The reality of course is that people choose to endure such jobs or situations because of the rewards they receive. It’s not just the pay, it’s what the pay allows them to do. House and feed themselves and their family, enjoy a holiday, educate their children, own items they enjoy are all examples. But people don’t always make this link as strongly as they could and leaders don’t always help them understand. Managers and leaders accept poor performance or behaviour because the consequences of addressing it are also unpalatable.
The idea is not to have someone always living in the “want to” camp, but having them limit the ‘have to’ mentality and acknowledging they have a choice, they are in control of their attitude and can change it if they really want to. Accepting however that the consequences of that change may be a loss of, or reduction in those things they value.
If you look at your team or individuals within that team and see a less than motivated group or an individual who isn’t doing their best, rocking the boat, pushing back all the time or simply not complying with instructions, what do you say to yourself? Yes, individuals are responsible for their own behaviours, the choices they make. But that isn’t the end of the matter. Do you explore why they make those choices, what parts of the situation do you own, what environment have you created (or allowed to exist), is it a positive environment that encourages and engages or is one that engenders a “have to” mentality?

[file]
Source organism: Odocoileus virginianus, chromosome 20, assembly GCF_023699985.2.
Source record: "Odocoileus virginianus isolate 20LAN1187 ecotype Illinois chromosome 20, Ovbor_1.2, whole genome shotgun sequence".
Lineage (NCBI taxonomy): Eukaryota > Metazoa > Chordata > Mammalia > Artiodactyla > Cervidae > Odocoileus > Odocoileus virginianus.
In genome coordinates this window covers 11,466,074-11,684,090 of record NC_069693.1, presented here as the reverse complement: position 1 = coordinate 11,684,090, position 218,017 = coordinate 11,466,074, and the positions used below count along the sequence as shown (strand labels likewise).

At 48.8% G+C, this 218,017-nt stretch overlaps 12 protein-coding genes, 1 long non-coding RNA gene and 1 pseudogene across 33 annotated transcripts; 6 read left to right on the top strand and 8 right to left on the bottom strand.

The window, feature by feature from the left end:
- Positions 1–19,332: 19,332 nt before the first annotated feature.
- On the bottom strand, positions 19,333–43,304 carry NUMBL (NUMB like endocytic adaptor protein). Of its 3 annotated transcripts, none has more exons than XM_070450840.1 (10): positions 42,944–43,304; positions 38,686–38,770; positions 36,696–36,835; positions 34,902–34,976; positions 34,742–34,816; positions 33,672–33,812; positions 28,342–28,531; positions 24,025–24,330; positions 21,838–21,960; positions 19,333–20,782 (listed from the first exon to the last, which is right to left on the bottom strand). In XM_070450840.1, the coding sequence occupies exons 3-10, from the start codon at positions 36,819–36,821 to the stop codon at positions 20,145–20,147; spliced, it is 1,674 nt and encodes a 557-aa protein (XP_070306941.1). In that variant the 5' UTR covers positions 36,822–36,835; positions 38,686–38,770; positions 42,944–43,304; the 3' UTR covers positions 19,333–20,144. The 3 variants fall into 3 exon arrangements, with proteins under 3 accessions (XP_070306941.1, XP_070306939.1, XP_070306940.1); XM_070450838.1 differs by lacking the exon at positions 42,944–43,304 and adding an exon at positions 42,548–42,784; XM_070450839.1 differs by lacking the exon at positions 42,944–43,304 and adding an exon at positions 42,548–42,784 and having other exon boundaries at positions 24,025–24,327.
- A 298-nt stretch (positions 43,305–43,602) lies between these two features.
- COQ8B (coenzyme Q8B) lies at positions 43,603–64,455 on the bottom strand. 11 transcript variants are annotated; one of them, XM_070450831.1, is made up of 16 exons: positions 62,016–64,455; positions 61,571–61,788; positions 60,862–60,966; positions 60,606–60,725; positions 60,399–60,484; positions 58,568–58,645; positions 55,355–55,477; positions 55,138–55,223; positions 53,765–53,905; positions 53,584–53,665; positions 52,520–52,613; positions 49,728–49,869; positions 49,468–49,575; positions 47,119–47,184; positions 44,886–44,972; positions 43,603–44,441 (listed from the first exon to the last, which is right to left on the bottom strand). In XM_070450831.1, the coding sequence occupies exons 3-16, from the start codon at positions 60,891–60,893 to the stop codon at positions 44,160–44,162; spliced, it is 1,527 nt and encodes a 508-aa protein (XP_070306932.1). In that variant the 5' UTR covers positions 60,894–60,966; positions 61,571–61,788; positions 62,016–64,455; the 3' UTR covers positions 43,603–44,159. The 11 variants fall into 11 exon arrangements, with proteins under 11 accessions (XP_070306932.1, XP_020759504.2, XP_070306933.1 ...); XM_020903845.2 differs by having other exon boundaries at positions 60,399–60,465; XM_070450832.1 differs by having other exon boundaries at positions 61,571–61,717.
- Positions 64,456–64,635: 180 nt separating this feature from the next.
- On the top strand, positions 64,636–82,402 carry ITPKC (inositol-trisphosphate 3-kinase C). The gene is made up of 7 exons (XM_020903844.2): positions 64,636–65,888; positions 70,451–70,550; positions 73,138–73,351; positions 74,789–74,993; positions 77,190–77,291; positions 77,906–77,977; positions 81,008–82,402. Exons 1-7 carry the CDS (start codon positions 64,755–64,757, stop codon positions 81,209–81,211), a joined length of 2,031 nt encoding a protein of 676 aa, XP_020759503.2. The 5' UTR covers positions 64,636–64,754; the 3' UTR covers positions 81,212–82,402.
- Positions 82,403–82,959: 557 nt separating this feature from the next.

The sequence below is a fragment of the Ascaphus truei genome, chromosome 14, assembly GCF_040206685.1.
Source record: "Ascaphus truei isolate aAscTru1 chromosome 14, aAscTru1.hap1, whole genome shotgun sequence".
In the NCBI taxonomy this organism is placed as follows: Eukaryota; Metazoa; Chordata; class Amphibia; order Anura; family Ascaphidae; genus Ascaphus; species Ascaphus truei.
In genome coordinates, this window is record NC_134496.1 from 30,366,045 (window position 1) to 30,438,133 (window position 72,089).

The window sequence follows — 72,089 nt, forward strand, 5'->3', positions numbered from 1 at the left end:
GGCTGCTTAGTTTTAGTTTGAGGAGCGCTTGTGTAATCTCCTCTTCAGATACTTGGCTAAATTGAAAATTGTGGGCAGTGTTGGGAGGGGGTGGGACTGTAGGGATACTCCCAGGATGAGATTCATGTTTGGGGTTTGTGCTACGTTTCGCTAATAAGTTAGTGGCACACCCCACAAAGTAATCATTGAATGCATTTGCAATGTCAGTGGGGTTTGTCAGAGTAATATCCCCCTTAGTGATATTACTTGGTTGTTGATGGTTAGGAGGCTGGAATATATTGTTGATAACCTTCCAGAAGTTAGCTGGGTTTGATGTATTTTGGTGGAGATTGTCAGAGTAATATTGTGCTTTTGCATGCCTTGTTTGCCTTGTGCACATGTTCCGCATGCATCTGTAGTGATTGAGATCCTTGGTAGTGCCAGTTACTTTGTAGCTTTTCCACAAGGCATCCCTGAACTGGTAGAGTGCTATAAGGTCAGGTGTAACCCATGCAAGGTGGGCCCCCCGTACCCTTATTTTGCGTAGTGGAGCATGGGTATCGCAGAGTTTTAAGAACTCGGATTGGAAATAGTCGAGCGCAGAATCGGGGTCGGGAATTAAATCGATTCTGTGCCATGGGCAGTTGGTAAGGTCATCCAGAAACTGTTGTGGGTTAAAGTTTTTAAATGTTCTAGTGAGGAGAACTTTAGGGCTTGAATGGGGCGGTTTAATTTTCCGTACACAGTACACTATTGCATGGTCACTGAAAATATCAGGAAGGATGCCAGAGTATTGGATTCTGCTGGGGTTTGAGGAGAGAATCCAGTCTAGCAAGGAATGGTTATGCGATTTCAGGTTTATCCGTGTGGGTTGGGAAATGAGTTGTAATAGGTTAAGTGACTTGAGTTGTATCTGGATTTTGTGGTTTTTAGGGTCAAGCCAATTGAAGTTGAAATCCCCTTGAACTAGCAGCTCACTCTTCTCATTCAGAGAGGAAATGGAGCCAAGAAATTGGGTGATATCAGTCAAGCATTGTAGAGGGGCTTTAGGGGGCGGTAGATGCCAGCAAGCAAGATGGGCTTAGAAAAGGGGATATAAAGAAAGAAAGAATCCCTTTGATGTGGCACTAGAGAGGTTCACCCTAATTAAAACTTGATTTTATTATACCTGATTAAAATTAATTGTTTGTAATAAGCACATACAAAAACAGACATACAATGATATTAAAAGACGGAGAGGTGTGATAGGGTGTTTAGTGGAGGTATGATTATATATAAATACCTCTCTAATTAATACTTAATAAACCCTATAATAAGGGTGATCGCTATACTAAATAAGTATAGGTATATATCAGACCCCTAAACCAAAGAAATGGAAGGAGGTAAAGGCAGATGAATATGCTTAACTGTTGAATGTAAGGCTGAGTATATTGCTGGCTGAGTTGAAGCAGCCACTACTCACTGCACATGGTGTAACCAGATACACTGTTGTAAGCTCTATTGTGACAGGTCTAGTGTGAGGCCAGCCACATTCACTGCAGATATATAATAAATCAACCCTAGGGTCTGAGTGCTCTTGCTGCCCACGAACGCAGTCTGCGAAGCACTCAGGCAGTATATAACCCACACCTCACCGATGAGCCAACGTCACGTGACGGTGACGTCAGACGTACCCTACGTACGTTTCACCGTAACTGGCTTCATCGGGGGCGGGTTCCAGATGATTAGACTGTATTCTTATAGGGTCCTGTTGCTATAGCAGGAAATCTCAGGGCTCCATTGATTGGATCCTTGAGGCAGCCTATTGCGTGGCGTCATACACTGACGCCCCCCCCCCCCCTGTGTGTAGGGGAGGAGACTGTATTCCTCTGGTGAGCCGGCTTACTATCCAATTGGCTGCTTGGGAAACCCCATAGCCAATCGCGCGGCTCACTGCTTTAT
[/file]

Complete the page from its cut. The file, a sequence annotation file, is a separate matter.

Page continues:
Do you look at a situation, analyse it and apportion some element of blame, do you make or accept excuses rather than accepting responsibility for your end of the motivational equation?
Do you avoid action because of your own motivational needs?
Well whichever it is, remember that is your choice.
I recently experienced a shift from the ‘have to’ to the ‘want to’ motivator. It was a member of a senior executive team I’ve been working with for some time. He was well aware of a need to address poor performance within his team, but had always believed the new more assertive approach was a “have to” part of leadership not a “want to” and it didn’t suit his personal motivation to be seen as fair and to be liked. So even though he improved marginally when his team really needed him to stand firm he was unable to do so.